Two Jokes For Men

Kell Connor
The Accident

A traveling salesman’s car breaks down on a lonesome rural road. He trudges to a farmhouse and pounds on the door. The farmer answers, irritated. “My car ….” begins the salesman, suddenly weeping. The farmer softens. “I see that you are a man who loves to weep,” says the farmer. “I would like to introduce you to my daughter.” He takes the salesman’s hand and leads him away from the house, out into the dark field. The salesman’s weeping increases in intensity, and the farmer responds by picking the salesman up, carrying him in his strong arms like a small child. The farmer makes no other attempt to soothe or console the weeping salesman, and walks briskly, with great purpose, toward some sort of large farm machinery. It’s a thresher, and its engine is churning but the blades seem stalled, not idling exactly, but jammed, straining. “My thresher ….” stammers the farmer, now weeping directly onto the salesman’s own weeping face. “Mama, I’m caught in the farm machine,” cries a voice from somewhere inside the thresher. “That’s my daughter,” sobs the farmer. “She’s been trapped in there for a month now.”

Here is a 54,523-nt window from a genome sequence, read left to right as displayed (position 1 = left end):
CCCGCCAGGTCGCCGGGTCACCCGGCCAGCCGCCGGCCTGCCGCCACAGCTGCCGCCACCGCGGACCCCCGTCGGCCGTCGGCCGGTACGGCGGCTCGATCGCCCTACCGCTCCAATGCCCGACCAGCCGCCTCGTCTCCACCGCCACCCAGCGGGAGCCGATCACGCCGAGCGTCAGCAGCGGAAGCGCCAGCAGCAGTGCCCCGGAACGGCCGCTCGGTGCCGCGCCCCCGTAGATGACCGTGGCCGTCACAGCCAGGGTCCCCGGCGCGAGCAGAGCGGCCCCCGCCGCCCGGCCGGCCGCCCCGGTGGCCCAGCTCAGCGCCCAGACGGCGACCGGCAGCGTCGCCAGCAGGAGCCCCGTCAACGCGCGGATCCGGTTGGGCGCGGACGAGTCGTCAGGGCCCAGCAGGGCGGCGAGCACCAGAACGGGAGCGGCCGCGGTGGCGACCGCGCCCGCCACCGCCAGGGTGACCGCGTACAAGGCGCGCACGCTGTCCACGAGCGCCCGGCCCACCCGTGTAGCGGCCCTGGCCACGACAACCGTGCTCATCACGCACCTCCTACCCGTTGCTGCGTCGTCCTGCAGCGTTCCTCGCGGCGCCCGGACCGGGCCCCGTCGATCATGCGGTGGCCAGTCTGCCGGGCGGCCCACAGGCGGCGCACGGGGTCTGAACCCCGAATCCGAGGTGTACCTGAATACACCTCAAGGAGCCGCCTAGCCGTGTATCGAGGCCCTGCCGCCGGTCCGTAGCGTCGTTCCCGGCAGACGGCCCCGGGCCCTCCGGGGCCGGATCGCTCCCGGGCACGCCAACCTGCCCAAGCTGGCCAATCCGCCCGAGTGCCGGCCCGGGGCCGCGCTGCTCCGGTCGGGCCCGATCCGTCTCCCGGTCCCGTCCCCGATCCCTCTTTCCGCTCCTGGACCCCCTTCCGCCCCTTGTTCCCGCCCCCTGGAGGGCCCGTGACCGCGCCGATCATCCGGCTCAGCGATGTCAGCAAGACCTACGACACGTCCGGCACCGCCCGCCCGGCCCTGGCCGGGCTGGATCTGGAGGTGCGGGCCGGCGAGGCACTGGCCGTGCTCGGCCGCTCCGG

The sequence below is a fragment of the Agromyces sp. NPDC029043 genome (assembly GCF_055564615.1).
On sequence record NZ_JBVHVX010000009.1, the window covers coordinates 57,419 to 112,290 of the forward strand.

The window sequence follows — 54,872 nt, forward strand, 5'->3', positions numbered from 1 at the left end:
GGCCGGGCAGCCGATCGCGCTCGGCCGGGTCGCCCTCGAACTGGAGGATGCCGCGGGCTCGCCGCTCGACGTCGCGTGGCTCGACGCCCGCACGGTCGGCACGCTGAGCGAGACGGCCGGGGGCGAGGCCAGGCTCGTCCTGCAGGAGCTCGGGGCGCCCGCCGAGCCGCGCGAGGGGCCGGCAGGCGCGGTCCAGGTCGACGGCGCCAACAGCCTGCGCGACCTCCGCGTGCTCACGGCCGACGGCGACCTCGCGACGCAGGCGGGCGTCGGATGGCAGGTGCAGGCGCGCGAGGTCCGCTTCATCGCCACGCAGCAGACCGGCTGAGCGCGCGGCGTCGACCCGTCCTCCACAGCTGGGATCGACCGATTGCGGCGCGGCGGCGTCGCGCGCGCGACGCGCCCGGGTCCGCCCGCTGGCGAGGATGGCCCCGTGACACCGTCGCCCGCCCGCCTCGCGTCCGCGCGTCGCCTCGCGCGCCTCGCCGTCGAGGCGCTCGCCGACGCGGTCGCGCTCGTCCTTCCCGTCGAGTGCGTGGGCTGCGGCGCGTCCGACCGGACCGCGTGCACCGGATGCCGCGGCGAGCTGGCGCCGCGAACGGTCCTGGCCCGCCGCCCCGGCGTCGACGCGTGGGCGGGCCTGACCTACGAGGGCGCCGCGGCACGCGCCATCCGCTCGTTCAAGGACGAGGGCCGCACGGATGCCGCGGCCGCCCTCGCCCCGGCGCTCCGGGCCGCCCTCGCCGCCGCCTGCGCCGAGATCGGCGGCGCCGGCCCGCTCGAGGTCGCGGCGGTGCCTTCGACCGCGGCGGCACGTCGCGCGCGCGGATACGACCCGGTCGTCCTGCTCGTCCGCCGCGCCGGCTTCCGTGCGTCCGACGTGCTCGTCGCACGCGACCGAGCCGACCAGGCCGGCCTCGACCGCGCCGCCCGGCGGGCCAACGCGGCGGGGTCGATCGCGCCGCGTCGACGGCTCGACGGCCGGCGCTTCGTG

The Accident

A traveling salesman’s rental car stalls on a dim country road. He waits in the car with all of the windows rolled down for the wolves to come and finish him. He falls asleep sometime in the night. A wandering farmer wakes him in the morning, waving a photo of a teenage girl in his face. “Have you seen my daughter?” says the farmer. The sleeping salesman wakes slowly and says he’s waiting for the wolves. “I need you to help me find my daughter,” says the farmer, climbing into the backseat of the broken down rental car. “It won’t start,” protests the traveling salesman. “We’ll wait,” whispers the farmer. They spend a full week in the car, sleeping deeply and often. On the seventh morning, the traveling salesman says, “We will starve soon.” The farmer agrees. “There’s only one way out of this mess,” says the farmer, “but you might not like it.” The traveling salesman insists that he’ll do whatever it takes to save their lives. “Okay, then,” says the farmer. “You are my beautiful daughter now. Let’s go back to the farm and have a big supper.” The traveling salesman cries tears of pure joy for the rest of his natural life as a beautiful daughter.


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